Ashley Qualls 

Detroit teen, Ashley Qualls, was just 14 years old when she started her website, Using her HTML skills, it provided free Myspace layouts for users and coding tutorials for people her age. 

The site was supported entirely by advertising revenue and in just the first few months, she made more than $70,000. Fast forward three years and Qualls was a millionaire. Despite several lucrative offers to acquire her company, she turned them down and went on to generate millions in ad revenue. 

To date, Ashley is now the editor-in-chief of Lucky Soul which funds charitable causes and has also founded the website SickNotDead, providing resources for the chronically ill. 

Julieth Brindak 

10-year-old Julieth Brindak loved drawing and started creating ‘cool girl’ characters in her space-time. Six years later, she started a social network for tweens and used graphic design and business to bring her characters to life. Miss O & Friends was a massive hit and was attracting hundreds of thousands of young girls to the site every month, earning her huge sums of revenue through advertising. 

Now, the site generates around 10 million unique views every single month and was voted the third largest girls-only website by Magazine in 2011. Today, Miss O & Friends is worth a massive $15m.

Incredibly, Brindak went on to launch her company, Moms with Girls and became the executive producer of a Youtube Premium original series called Hyperlinked, based on her life story.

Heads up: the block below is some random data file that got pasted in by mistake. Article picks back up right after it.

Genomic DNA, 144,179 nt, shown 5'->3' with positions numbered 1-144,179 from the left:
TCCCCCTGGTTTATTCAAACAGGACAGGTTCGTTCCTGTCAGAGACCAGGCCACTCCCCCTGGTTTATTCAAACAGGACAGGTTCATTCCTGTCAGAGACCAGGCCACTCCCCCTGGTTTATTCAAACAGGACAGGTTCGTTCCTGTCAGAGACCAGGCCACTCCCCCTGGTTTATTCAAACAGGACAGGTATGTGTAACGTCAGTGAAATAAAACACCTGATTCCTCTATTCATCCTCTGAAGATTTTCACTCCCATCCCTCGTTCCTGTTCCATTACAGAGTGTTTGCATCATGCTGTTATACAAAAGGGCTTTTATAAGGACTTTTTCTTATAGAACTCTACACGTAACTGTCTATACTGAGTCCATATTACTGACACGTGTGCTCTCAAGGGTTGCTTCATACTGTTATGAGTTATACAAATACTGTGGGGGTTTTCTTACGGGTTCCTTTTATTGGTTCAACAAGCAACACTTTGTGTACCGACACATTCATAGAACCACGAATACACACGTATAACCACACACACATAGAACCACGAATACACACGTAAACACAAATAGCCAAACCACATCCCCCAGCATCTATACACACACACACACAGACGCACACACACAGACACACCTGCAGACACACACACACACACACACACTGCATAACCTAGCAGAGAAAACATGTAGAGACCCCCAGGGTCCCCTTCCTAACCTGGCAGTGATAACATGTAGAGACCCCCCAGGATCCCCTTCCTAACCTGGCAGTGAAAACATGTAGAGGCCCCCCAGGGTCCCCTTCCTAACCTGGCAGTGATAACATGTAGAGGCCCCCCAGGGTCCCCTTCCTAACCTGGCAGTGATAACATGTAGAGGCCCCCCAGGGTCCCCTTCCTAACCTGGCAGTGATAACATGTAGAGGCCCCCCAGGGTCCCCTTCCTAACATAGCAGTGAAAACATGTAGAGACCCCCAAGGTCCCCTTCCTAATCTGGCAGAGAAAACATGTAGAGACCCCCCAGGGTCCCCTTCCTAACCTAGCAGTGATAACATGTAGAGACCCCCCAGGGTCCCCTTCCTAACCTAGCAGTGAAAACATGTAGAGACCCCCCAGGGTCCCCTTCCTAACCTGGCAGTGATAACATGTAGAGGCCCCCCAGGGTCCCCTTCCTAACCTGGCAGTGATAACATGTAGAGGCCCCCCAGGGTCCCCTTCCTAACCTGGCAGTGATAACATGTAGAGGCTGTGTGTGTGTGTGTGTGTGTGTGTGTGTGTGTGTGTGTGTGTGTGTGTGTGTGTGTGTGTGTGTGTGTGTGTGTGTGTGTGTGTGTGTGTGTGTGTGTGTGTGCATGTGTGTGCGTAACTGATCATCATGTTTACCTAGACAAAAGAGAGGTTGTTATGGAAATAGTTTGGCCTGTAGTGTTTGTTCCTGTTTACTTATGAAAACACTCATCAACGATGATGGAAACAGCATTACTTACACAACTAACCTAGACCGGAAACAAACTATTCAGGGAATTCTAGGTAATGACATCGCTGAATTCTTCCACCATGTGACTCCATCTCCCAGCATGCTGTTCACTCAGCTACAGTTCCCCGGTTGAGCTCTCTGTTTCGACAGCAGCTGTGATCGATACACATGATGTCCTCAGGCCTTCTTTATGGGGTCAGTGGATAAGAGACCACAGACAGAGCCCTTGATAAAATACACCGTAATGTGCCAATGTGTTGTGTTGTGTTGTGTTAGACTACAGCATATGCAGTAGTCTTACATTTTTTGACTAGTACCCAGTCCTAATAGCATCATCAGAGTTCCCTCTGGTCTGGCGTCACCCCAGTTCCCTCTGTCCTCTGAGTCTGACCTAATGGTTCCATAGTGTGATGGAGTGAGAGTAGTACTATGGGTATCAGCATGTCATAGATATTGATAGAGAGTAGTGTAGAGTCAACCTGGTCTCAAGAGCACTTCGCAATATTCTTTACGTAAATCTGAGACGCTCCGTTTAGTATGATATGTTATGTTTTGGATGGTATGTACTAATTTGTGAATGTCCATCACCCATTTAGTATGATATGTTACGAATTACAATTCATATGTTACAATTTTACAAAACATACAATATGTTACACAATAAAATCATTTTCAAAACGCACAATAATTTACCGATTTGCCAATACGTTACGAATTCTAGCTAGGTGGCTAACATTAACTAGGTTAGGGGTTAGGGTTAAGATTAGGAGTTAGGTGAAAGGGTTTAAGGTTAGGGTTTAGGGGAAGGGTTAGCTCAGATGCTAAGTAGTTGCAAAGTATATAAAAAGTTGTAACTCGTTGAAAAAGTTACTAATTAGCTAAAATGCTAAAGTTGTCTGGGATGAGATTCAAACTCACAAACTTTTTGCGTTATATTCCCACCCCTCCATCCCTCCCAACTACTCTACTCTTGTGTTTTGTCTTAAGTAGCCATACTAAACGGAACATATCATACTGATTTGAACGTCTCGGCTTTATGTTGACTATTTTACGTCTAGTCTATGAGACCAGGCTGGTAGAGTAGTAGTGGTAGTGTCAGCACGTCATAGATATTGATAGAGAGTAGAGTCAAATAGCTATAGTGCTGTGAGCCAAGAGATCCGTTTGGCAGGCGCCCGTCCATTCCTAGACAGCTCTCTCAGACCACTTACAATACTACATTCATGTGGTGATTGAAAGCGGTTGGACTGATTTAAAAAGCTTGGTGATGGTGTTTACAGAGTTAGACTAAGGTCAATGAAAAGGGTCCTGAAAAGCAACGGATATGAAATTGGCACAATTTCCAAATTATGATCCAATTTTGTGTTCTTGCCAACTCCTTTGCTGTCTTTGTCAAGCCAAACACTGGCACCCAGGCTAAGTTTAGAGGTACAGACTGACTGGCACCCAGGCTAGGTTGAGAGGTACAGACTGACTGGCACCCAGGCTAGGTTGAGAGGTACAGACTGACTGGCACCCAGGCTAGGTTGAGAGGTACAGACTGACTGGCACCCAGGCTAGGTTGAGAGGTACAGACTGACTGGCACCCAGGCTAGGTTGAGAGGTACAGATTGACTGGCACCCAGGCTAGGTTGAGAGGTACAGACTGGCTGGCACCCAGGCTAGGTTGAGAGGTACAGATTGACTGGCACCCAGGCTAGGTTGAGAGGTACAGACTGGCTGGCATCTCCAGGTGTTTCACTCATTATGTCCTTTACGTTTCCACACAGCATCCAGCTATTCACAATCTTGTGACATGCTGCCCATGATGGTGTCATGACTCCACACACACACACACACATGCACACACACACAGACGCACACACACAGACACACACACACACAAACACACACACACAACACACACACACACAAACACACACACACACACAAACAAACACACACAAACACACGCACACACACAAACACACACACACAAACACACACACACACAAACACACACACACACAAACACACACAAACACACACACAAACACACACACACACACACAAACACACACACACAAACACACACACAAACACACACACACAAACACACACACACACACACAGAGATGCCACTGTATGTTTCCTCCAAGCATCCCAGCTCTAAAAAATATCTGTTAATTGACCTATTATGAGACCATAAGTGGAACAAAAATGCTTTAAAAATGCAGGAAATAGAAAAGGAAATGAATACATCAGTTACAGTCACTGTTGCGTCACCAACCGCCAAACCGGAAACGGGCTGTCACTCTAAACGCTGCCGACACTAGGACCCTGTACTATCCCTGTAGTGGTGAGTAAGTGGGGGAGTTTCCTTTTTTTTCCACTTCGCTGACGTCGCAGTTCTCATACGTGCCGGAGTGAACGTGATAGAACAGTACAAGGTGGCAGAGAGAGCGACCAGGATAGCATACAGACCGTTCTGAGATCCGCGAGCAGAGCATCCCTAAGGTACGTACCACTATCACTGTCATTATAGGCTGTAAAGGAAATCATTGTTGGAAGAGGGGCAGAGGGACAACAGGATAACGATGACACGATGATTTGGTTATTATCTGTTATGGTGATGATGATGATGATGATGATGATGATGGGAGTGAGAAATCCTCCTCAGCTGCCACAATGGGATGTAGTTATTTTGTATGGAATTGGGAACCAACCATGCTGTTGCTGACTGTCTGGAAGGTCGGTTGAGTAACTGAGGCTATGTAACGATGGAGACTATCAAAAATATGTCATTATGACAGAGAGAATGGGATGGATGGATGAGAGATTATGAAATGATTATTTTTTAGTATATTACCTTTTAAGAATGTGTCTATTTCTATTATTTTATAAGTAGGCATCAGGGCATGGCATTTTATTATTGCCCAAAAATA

John Koon

Whilst studying in high school, John Koon launched an extreme performance motorsports company, importing car tuning accessories from Asia. At the age of 16, he started buying custom body kits and other accessories via wholesale accounts with Asian distributors and later became the main supplier for the iconic MTV show, Pimp My Ride. 

Already a millionaire, Koon decided to break into the fashion world, launching a clothing brand with rapper Young Yeezy called Young Jeezy 8732 Apparel Ltd. It quickly became one of the top-selling street brands in the United States, Koon alone pocketing an astronomical $40m. 

Now age 40, Koon has his fashion lines and focuses heavily on Asian couture. In total, it is believed he’s worth close to $80m.

This article is proof that age isn’t a barrier to success or being taken seriously. Business is about solving problems and these youngsters did just that. They took inspiration from their own lives, what they liked, and what they were good at and made money out of it. They didn’t let their age define their capabilities or simply cruise through their younger years, they saw an opportunity to kick-start their careers and MADE it happen. 

So the ultimate lesson from this is if children can get ahead in the business world, so can you. Matt was a hungry entrepreneur in his teens too although his greatest success at the time was only making a couple of hundred quid selling!Fast forward 25 years and he has provided funding of over 500m to UK businesses and traversed almost every business situation imaginable. 

So if you want to work with him, or need some advice on how to kick-start your business or grow an existing one, get in touch!